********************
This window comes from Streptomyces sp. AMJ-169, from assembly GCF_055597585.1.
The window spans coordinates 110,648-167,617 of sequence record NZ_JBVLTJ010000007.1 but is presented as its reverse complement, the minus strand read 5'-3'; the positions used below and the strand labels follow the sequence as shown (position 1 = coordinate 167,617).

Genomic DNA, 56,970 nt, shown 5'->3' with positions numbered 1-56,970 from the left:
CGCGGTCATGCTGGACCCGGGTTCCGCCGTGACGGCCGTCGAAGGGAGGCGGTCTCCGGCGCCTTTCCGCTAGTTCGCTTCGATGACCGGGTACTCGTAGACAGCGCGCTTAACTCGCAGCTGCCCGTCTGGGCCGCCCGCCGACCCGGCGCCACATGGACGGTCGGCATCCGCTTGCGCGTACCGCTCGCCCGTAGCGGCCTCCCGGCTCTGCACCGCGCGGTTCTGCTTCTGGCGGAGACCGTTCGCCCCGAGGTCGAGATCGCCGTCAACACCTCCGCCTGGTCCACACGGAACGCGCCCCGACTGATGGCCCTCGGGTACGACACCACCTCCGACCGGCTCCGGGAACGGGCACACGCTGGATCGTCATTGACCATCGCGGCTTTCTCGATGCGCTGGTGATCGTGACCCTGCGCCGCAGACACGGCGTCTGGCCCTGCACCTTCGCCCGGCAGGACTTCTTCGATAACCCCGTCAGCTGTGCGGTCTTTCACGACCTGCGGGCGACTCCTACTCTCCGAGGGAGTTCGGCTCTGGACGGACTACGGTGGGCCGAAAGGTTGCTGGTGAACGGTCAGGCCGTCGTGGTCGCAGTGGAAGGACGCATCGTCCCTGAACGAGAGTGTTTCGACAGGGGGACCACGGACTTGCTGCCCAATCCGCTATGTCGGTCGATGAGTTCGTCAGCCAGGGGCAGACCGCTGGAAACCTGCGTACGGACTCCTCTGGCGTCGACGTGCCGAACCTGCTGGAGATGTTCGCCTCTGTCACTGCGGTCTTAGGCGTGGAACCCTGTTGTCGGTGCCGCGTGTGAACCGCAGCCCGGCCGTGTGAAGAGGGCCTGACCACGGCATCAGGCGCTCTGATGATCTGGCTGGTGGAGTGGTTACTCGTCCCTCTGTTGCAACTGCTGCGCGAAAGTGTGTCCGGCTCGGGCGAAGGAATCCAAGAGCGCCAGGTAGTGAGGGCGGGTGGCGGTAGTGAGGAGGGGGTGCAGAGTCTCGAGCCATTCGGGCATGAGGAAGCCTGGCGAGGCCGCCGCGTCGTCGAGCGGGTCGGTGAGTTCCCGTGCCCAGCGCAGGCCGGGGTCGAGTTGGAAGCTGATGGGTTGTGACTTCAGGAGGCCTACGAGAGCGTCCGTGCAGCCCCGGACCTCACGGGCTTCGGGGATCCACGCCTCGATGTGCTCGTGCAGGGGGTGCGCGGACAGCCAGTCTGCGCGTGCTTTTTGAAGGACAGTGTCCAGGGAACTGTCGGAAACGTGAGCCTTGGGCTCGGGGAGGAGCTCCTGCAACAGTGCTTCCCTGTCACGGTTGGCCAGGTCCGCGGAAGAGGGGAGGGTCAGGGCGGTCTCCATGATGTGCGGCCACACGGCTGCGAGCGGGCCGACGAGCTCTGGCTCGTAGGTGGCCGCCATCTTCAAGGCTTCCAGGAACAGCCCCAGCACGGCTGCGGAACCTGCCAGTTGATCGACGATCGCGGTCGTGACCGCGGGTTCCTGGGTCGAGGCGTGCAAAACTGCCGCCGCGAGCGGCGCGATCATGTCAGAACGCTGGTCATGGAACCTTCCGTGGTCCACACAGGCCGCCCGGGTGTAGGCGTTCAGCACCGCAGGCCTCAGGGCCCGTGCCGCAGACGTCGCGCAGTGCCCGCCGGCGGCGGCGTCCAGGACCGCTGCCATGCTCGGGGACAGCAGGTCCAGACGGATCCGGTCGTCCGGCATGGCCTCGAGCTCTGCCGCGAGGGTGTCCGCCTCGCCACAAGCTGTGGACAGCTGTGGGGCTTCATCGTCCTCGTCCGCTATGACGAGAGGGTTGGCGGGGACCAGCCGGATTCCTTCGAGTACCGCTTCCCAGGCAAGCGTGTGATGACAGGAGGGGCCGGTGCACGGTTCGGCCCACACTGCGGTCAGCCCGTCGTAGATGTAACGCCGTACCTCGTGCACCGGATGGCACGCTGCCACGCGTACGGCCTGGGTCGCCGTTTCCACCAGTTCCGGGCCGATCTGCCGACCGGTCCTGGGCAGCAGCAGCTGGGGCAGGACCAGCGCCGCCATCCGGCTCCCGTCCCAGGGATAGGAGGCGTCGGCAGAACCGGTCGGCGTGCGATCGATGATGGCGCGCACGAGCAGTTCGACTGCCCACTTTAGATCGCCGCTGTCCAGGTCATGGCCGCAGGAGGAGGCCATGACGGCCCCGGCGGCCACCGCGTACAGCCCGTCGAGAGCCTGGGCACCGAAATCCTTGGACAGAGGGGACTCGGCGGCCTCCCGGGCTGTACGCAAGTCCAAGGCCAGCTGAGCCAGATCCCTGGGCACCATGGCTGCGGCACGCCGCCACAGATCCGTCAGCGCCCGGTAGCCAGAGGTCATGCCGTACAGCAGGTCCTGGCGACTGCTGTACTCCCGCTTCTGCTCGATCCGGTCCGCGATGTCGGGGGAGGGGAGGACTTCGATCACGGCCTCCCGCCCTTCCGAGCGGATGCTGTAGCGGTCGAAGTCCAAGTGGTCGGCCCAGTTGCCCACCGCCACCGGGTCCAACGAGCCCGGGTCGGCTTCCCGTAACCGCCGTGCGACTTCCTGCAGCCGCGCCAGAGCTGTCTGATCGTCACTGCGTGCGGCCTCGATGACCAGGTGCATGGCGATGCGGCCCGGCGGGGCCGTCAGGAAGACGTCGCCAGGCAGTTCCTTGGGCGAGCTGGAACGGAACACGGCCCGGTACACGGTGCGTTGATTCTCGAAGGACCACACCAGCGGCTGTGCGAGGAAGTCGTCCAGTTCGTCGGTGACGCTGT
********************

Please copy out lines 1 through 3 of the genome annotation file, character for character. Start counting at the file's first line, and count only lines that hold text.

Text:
This window comes from Streptomyces sp. AMJ-169, from assembly GCF_055597585.1.
The window spans coordinates 110,648-167,617 of sequence record NZ_JBVLTJ010000007.1 but is presented as its reverse complement, the minus strand read 5'-3'; the positions used below and the strand labels follow the sequence as shown (position 1 = coordinate 167,617).

Genomic DNA, 56,970 nt, shown 5'->3' with positions numbered 1-56,970 from the left: